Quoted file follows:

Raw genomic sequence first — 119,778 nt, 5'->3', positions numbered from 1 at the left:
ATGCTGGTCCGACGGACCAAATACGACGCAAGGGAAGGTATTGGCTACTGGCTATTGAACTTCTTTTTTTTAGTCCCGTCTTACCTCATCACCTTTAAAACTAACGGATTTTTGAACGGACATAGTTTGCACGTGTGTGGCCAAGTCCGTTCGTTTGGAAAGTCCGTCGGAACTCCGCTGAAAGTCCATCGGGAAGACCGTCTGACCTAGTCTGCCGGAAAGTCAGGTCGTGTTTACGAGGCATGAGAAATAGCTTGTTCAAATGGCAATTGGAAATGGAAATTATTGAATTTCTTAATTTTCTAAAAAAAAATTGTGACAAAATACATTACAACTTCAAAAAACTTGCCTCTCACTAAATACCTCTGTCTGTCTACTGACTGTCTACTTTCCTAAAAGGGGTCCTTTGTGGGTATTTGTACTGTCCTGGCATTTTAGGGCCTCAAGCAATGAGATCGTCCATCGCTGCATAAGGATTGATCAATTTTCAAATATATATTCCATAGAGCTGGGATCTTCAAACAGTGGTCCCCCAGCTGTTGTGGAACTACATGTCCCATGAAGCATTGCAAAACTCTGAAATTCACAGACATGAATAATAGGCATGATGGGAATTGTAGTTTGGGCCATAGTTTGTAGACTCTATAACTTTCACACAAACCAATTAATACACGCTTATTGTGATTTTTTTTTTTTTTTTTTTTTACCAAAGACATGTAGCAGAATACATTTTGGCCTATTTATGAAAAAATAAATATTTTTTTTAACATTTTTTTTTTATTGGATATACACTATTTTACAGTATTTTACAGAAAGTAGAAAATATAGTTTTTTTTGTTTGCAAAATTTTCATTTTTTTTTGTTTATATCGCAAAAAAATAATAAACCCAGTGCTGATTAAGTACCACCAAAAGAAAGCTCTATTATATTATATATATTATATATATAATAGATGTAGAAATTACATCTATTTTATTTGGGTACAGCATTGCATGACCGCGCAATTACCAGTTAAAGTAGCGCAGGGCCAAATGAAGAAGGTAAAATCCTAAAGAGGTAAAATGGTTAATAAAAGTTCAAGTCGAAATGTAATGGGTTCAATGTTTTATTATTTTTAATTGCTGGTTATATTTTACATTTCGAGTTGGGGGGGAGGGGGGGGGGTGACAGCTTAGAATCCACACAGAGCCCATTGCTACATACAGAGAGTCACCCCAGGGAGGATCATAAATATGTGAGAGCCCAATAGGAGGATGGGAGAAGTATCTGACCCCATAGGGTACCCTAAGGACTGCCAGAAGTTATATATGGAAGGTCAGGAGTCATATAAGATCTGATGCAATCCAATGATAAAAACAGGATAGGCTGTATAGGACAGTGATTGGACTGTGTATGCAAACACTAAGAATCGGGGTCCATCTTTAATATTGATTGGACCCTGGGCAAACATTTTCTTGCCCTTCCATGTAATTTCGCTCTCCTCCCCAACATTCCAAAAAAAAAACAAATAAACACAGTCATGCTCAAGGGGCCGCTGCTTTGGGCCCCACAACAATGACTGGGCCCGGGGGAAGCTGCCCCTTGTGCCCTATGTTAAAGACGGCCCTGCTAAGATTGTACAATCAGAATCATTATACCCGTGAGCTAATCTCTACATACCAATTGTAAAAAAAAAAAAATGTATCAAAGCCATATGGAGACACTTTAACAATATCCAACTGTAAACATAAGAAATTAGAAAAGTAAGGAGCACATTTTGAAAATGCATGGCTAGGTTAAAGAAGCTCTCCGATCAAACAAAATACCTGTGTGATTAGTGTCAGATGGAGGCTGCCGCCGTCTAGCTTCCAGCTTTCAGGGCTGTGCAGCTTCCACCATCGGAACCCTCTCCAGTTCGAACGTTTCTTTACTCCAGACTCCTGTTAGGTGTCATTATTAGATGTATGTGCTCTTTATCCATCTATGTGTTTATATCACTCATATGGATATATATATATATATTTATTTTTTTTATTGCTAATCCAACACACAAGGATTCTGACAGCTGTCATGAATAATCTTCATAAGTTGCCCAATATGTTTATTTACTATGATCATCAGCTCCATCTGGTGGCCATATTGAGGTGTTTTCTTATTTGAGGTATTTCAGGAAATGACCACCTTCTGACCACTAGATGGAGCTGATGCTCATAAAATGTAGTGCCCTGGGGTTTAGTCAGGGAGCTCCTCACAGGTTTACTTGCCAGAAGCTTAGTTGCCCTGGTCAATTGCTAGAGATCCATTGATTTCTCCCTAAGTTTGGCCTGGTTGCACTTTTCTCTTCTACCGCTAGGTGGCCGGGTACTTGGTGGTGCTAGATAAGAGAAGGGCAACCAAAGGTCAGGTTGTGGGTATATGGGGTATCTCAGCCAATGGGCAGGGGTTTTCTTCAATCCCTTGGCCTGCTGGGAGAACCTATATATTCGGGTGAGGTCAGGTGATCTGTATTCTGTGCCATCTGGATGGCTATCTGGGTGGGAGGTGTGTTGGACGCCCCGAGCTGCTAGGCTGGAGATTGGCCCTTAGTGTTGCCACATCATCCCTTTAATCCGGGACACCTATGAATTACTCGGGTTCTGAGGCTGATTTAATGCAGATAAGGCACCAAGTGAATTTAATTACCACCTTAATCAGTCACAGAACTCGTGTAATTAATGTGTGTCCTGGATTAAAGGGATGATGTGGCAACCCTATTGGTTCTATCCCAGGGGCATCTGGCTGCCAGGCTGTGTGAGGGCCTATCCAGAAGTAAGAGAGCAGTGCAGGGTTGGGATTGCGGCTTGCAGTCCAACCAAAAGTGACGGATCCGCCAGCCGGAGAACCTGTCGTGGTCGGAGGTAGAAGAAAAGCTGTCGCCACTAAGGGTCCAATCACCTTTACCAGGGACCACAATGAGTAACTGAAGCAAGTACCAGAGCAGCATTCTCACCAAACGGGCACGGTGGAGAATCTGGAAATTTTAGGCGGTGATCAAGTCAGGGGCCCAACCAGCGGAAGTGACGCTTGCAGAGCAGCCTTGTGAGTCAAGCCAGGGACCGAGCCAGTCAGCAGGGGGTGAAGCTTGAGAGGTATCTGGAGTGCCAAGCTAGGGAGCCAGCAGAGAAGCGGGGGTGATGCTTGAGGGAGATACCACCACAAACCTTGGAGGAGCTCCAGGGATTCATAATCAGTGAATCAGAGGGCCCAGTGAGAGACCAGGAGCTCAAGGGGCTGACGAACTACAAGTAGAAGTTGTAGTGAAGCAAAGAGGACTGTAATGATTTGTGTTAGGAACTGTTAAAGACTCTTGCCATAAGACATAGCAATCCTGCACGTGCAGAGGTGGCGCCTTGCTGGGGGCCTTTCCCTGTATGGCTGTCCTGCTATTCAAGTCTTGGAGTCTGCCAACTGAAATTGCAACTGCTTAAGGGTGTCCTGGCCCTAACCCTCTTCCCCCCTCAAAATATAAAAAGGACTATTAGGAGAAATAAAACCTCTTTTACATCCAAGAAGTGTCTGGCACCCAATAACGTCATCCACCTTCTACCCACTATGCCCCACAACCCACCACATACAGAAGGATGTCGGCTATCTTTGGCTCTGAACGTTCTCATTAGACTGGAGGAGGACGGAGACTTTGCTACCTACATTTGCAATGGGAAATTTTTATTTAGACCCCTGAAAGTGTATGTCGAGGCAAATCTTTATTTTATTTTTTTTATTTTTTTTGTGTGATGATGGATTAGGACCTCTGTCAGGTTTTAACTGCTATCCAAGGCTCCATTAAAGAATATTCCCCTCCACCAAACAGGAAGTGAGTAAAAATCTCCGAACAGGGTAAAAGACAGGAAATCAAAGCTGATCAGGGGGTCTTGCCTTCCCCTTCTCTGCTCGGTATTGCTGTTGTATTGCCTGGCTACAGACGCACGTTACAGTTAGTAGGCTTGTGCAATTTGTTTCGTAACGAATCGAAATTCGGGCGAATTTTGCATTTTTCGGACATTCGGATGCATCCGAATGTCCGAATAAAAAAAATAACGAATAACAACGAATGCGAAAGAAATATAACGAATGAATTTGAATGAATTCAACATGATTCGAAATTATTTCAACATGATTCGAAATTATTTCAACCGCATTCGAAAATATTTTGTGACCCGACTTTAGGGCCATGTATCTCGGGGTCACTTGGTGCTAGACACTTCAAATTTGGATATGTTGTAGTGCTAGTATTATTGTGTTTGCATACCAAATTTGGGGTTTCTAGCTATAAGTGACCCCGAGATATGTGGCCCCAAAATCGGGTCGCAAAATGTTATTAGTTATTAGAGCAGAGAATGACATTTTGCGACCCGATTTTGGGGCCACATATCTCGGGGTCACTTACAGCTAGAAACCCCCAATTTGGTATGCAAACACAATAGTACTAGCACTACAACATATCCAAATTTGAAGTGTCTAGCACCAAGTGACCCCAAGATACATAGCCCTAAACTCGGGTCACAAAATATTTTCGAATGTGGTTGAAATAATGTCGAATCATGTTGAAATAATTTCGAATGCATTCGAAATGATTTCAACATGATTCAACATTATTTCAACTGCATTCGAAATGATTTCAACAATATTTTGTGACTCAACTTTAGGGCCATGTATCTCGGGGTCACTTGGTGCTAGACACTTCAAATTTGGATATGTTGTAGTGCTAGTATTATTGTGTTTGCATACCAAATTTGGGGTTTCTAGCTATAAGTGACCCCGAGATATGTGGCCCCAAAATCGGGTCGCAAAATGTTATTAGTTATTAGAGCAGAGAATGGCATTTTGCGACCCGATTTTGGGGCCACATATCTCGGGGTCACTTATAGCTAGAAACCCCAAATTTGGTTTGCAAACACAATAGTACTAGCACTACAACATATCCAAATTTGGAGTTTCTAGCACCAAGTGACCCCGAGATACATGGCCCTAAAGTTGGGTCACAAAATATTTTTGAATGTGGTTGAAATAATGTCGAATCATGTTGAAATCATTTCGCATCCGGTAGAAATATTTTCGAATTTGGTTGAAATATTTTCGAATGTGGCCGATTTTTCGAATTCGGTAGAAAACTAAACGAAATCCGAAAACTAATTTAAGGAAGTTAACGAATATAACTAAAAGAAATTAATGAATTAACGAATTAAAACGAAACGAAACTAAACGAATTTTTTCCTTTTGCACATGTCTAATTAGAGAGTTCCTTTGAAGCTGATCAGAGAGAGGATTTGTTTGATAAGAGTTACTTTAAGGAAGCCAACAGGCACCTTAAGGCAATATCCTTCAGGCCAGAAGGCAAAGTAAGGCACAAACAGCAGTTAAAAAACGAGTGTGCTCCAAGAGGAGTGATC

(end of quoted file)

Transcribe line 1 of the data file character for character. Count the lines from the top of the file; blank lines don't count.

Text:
Raw genomic sequence first — 119,778 nt, 5'->3', positions numbered from 1 at the left: